The main range was three storeys high, 42.4m by 5.5m. Each floor was used for doubling, and there were 306 doubling machines.
The silk throwing process
Silk is a naturally produced fibre obtained from many species of the silk moth. In 1700 the favoured silk was produced by a moth (Bombyx mori), that spun a cocoon to protect the larvae. The larvae fed on mulberry leaves grown in Italy. Silk fibres from the Bombyx mori silkworm have a triangular cross section with rounded corners, 5–10 μm wide. The silk is a protein, fibroin, that was cemented in place by the use of gum, another protein, sericin. The cocoons were harvested and placed in troughs of hot water to dissolve the gum and allowed the single thread to be wound into a skein. The skeins were placed into bales and taken to the mill for processing. Three sorts of yarn could be produced: no-twist which was suitable for weft, tram that had received a slight twist making it easier to handle, and organizine which had a greater twist and was suitable for use as warp. Reeling is the industrial process where silk that has been wound into skeins, is cleaned, receives a twist and is wound onto bobbins. Silk throwing is the process where the thread from the bobbins is twisted again to form tram and or organzine. The yarn is twisted together into threads, in a process known as doubling. Colloquially silk throwing can be used to refer to the whole process: reeling, throwing and doubling.
In 1700, Italians were the most technologically advanced throwsters in Europe and had developed two machines capable of winding the silk onto bobbins while putting a twist in the thread. They called the throwing machine, a filatoio, and the doubler, a torcitoio. There is an illustration of a circular handpowered throwing machine drawn in 1487 with 32 spindles. The first evidence of an externally powered filatoio comes from the thirteenth century, and the earliest illustration from around 1500. Filatorios and torcitoios contained parallel circular frames that revolved round each other on a central axis. The speed of the relative rotation determined the twist. Silk would only co-operate in the process if the temperature and humidity were high, in Italy the temperature was elevated by sunlight but in Derby the mill had to be heated, and the heat evenly distributed.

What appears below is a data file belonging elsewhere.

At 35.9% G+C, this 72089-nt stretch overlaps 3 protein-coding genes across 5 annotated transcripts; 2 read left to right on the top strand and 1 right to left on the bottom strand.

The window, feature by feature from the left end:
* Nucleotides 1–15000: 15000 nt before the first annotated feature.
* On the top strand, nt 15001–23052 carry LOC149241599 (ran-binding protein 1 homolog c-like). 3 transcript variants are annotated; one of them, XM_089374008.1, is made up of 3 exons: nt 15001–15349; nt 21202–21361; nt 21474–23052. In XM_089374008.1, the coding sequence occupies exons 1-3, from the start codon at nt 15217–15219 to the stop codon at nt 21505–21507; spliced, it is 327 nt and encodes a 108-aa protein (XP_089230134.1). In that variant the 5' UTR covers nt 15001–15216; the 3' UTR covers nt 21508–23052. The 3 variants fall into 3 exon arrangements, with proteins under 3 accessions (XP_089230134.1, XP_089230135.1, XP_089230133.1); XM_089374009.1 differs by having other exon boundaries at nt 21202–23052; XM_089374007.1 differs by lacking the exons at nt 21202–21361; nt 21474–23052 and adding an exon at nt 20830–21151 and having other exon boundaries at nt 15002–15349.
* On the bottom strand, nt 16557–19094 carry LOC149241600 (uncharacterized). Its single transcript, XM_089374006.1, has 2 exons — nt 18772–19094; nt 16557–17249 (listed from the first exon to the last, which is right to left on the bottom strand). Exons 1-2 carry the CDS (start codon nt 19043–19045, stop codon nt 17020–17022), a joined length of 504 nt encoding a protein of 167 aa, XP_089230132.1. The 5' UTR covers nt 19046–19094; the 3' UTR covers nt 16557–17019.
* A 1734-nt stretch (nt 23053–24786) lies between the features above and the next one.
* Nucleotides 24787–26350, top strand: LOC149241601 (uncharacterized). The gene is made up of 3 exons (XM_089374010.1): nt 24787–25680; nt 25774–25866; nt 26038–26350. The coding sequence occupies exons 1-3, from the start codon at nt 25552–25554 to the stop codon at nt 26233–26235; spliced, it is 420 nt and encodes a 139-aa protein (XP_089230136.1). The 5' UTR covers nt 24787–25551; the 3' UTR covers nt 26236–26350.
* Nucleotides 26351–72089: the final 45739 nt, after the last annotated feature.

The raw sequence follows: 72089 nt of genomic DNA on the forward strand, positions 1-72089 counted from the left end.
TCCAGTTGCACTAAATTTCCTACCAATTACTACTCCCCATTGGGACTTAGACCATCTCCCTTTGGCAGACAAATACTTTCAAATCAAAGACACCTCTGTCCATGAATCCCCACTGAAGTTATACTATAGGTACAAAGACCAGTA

The mill passed through several owners and has been rebuilt several times, but the modified structure is extant and has been restored to house the Derby Silk Mill. There is a Bas relief sculpture of John Lombe at the nearby Exeter Bridge.
|Wikimedia Commons has media related to Derby Industrial Museum – Silk Mill.|
- Calladine, Anthony (1993). "Lombe's Mill: An Exercise in reconstruction". Industrial Archaeology Review. Maney Publishing. XVI (1). ISSN 0309-0728.
- Darley, Gillian (2003). Factory (Objekt). London: Reaktion Books. ISBN 1-86189-155-5.
- Rayner, Hollins (1903). Silk throwing and waste silk spinning. Scott, Greenwood, Van Nostrand.
- Warner, Frank (1921). "18". The silk industry of the United Kingdom. Its origin and development. London: Dranes. pp. 198–211. OCLC 2303073. Retrieved 12 June 2011.